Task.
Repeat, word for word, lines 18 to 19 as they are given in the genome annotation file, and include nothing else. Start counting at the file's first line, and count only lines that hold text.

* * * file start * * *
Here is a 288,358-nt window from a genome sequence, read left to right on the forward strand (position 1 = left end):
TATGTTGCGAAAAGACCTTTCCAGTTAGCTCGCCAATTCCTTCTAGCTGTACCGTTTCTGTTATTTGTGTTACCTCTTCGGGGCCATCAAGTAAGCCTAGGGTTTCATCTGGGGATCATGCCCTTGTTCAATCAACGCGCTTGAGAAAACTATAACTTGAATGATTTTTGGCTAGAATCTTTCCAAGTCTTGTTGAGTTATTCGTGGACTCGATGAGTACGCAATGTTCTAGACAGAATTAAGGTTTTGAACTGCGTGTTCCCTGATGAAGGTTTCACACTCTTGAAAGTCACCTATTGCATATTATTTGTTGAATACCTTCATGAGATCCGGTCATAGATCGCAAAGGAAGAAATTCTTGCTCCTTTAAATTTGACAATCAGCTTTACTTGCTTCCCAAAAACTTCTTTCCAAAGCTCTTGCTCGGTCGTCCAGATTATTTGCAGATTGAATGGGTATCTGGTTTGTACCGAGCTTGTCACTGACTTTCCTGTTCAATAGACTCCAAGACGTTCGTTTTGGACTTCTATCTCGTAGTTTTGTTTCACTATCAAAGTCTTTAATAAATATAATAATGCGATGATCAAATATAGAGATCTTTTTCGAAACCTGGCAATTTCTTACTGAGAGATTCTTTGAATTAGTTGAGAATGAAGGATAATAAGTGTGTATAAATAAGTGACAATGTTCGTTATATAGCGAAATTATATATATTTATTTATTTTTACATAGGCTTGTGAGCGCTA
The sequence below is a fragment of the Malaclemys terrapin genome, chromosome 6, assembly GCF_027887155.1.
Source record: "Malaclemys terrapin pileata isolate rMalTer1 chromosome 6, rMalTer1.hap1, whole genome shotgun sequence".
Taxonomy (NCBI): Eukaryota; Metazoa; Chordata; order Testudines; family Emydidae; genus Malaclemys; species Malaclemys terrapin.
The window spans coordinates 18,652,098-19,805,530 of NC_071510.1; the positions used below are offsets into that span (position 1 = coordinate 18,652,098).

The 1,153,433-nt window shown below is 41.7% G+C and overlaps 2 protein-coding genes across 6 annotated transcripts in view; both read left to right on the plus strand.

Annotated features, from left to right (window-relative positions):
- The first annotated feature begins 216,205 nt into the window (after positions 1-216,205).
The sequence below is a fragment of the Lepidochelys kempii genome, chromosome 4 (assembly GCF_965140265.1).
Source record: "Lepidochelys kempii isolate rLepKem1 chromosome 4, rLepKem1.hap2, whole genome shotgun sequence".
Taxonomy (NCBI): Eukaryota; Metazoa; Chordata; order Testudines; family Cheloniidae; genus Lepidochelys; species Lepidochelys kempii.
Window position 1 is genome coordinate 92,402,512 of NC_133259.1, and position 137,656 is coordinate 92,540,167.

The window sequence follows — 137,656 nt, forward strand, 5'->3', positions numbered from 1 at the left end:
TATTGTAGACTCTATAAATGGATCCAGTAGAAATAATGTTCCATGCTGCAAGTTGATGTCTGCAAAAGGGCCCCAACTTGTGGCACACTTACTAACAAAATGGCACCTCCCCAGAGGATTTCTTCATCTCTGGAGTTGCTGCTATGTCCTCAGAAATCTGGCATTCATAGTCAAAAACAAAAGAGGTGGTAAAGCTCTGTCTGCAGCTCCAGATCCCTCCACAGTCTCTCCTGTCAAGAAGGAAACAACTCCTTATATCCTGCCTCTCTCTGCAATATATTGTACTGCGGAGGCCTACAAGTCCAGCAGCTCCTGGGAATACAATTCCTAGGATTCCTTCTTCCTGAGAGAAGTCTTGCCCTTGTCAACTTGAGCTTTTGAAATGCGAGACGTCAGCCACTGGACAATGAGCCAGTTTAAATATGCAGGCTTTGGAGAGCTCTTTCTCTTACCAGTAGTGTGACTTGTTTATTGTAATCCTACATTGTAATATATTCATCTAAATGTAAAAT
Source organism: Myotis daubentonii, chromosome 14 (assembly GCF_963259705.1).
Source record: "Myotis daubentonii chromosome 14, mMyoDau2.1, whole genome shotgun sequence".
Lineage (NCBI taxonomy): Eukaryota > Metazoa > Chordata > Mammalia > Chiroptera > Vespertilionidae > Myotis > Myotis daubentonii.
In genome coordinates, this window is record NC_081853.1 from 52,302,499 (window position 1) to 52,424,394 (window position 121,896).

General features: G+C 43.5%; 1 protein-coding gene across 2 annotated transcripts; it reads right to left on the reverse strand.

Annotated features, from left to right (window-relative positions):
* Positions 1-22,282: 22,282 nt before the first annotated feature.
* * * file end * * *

Lineage (NCBI taxonomy): Eukaryota > Metazoa > Chordata > Mammalia > Chiroptera > Vespertilionidae > Myotis > Myotis daubentonii.
In genome coordinates, this window is record NC_081853.1 from 52,302,499 (window position 1) to 52,424,394 (window position 121,896).